A recent report released by sports marketing research company Repucom on Monday shows the trend of investment in sports sponsorship from the Asia into US sports franchises.

The report was entitled “Emerging Giants” and explains that, in the last two years, Asian businessmen have invested approximately $1.1 billion in US sports franchises.

South Korea will host the 2018 Winter Olympics and the 2022 World Cup will then be staged in Qatar. The report explains that, as long as the economies in the Middle East and Asia remain strong there is no reason to assume that their investments in sports will slow down.

Read the whole article to gain more depth about this interesting economic change.

Is Asia on a Spending Binge?

Qatar-HoldingQatar recently acquired a small part of Lifestyle International Holdings in Hong Kong. This may be indicative of the start of an Asian spending binge. What this means for the near future is that Qatar may very soon be investing in other Asian regions including: China, Japan, Singapore and South Korea. The total amount spent could reach $15bn.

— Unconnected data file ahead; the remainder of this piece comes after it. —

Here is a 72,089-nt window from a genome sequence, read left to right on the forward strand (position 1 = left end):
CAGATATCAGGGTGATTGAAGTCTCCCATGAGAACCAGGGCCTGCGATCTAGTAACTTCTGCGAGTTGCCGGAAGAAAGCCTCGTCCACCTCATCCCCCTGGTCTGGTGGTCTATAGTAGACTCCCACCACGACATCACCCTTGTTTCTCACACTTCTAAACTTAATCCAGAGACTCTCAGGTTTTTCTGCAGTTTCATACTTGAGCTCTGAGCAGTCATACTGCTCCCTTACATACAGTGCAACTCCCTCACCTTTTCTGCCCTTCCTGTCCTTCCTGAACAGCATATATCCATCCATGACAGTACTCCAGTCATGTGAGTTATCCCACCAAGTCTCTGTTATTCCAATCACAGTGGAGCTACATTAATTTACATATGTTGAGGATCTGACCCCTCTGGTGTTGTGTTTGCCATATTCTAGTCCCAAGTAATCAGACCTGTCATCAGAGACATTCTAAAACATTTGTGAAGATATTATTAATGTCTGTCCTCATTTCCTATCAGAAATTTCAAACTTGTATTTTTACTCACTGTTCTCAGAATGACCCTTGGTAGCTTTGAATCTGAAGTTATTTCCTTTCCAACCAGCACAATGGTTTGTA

This is new for Qatar, which, via the Qatar Investment Authority (QIA) has primarily made investments in Europe, with businesses like Barclays, the Canary Wharf Group and Harrods. Now, with its move into Asia, Qatar is doing something new.

While in the past there have been some Qatarian investments into Asia (such as in 2010 the $2.8bn investment into the Agricultural Bank of China) until now there hasn’t been a steady flow. Now, putting £616m into Lifestyle International Holdings is according to QIA forming part of the region’s “strategy to diversify its portfolio.”

Another potential region for investments is Turkey. The Hassad Food Co. is planning on investing in Turkey’s country poultry, dairy and meat sectors. As it stands right now, 90 percent of Qatarian food products are imported. Hassad was launched to secure supplies. And then there is real estate investment, linked to the FIFA World Cup that is set to be in Qatar in 2022 and all the infrastructure preparations involved in that. Real estate prices are elevating due to increasing demand for infrastructure land.